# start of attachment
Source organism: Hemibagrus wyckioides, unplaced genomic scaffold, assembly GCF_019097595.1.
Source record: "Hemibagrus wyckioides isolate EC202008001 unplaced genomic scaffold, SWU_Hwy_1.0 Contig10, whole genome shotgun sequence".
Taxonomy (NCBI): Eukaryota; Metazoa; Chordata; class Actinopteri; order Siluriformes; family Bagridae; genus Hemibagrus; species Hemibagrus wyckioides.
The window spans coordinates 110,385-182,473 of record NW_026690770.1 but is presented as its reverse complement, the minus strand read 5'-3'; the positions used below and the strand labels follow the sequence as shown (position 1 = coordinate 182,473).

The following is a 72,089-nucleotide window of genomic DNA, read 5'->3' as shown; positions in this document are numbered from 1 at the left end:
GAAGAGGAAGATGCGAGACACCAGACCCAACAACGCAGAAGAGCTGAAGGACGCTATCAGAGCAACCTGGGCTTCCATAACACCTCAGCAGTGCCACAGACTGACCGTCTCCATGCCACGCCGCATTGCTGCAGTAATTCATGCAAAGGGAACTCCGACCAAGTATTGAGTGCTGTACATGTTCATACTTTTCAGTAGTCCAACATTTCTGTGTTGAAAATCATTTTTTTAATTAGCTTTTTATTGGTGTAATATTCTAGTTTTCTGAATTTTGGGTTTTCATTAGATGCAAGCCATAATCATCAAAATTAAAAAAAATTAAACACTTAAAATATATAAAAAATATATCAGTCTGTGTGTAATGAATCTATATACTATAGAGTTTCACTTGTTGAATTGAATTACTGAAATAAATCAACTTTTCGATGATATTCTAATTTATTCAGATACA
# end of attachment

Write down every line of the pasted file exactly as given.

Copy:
Source organism: Hemibagrus wyckioides, unplaced genomic scaffold, assembly GCF_019097595.1.
Source record: "Hemibagrus wyckioides isolate EC202008001 unplaced genomic scaffold, SWU_Hwy_1.0 Contig10, whole genome shotgun sequence".
Taxonomy (NCBI): Eukaryota; Metazoa; Chordata; class Actinopteri; order Siluriformes; family Bagridae; genus Hemibagrus; species Hemibagrus wyckioides.
The window spans coordinates 110,385-182,473 of record NW_026690770.1 but is presented as its reverse complement, the minus strand read 5'-3'; the positions used below and the strand labels follow the sequence as shown (position 1 = coordinate 182,473).

The following is a 72,089-nucleotide window of genomic DNA, read 5'->3' as shown; positions in this document are numbered from 1 at the left end:
GAAGAGGAAGATGCGAGACACCAGACCCAACAACGCAGAAGAGCTGAAGGACGCTATCAGAGCAACCTGGGCTTCCATAACACCTCAGCAGTGCCACAGACTGACCGTCTCCATGCCACGCCGCATTGCTGCAGTAATTCATGCAAAGGGAACTCCGACCAAGTATTGAGTGCTGTACATGTTCATACTTTTCAGTAGTCCAACATTTCTGTGTTGAAAATCATTTTTTTAATTAGCTTTTTATTGGTGTAATATTCTAGTTTTCTGAATTTTGGGTTTTCATTAGATGCAAGCCATAATCATCAAAATTAAAAAAAATTAAACACTTAAAATATATAAAAAATATATCAGTCTGTGTGTAATGAATCTATATACTATAGAGTTTCACTTGTTGAATTGAATTACTGAAATAAATCAACTTTTCGATGATATTCTAATTTATTCAGATACA